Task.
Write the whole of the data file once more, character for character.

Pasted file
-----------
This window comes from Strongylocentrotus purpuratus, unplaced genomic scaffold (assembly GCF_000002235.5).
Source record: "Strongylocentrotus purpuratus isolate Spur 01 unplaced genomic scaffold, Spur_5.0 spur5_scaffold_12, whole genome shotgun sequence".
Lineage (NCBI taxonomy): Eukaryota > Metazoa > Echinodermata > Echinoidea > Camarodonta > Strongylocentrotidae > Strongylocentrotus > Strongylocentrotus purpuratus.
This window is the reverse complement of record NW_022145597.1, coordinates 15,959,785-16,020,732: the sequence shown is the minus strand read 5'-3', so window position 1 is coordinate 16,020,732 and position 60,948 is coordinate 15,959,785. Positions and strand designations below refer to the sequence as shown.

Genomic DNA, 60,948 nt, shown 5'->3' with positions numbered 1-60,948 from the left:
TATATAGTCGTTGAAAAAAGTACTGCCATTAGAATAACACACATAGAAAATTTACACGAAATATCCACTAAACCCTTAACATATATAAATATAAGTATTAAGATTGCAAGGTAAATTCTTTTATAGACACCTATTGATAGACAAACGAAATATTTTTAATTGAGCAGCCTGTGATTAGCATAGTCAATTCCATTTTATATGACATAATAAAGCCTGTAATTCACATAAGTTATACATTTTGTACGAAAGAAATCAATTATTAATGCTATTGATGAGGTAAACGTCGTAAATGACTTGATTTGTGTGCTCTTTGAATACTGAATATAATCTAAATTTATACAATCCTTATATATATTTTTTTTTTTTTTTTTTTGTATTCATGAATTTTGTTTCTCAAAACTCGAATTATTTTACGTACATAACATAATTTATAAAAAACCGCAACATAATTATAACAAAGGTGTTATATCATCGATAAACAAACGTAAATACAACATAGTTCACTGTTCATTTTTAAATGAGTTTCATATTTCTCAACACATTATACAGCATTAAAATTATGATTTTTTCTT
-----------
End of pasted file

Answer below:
This window comes from Strongylocentrotus purpuratus, unplaced genomic scaffold (assembly GCF_000002235.5).
Source record: "Strongylocentrotus purpuratus isolate Spur 01 unplaced genomic scaffold, Spur_5.0 spur5_scaffold_12, whole genome shotgun sequence".
Lineage (NCBI taxonomy): Eukaryota > Metazoa > Echinodermata > Echinoidea > Camarodonta > Strongylocentrotidae > Strongylocentrotus > Strongylocentrotus purpuratus.
This window is the reverse complement of record NW_022145597.1, coordinates 15,959,785-16,020,732: the sequence shown is the minus strand read 5'-3', so window position 1 is coordinate 16,020,732 and position 60,948 is coordinate 15,959,785. Positions and strand designations below refer to the sequence as shown.

Genomic DNA, 60,948 nt, shown 5'->3' with positions numbered 1-60,948 from the left:
TATATAGTCGTTGAAAAAAGTACTGCCATTAGAATAACACACATAGAAAATTTACACGAAATATCCACTAAACCCTTAACATATATAAATATAAGTATTAAGATTGCAAGGTAAATTCTTTTATAGACACCTATTGATAGACAAACGAAATATTTTTAATTGAGCAGCCTGTGATTAGCATAGTCAATTCCATTTTATATGACATAATAAAGCCTGTAATTCACATAAGTTATACATTTTGTACGAAAGAAATCAATTATTAATGCTATTGATGAGGTAAACGTCGTAAATGACTTGATTTGTGTGCTCTTTGAATACTGAATATAATCTAAATTTATACAATCCTTATATATATTTTTTTTTTTTTTTTTTTGTATTCATGAATTTTGTTTCTCAAAACTCGAATTATTTTACGTACATAACATAATTTATAAAAAACCGCAACATAATTATAACAAAGGTGTTATATCATCGATAAACAAACGTAAATACAACATAGTTCACTGTTCATTTTTAAATGAGTTTCATATTTCTCAACACATTATACAGCATTAAAATTATGATTTTTTCTT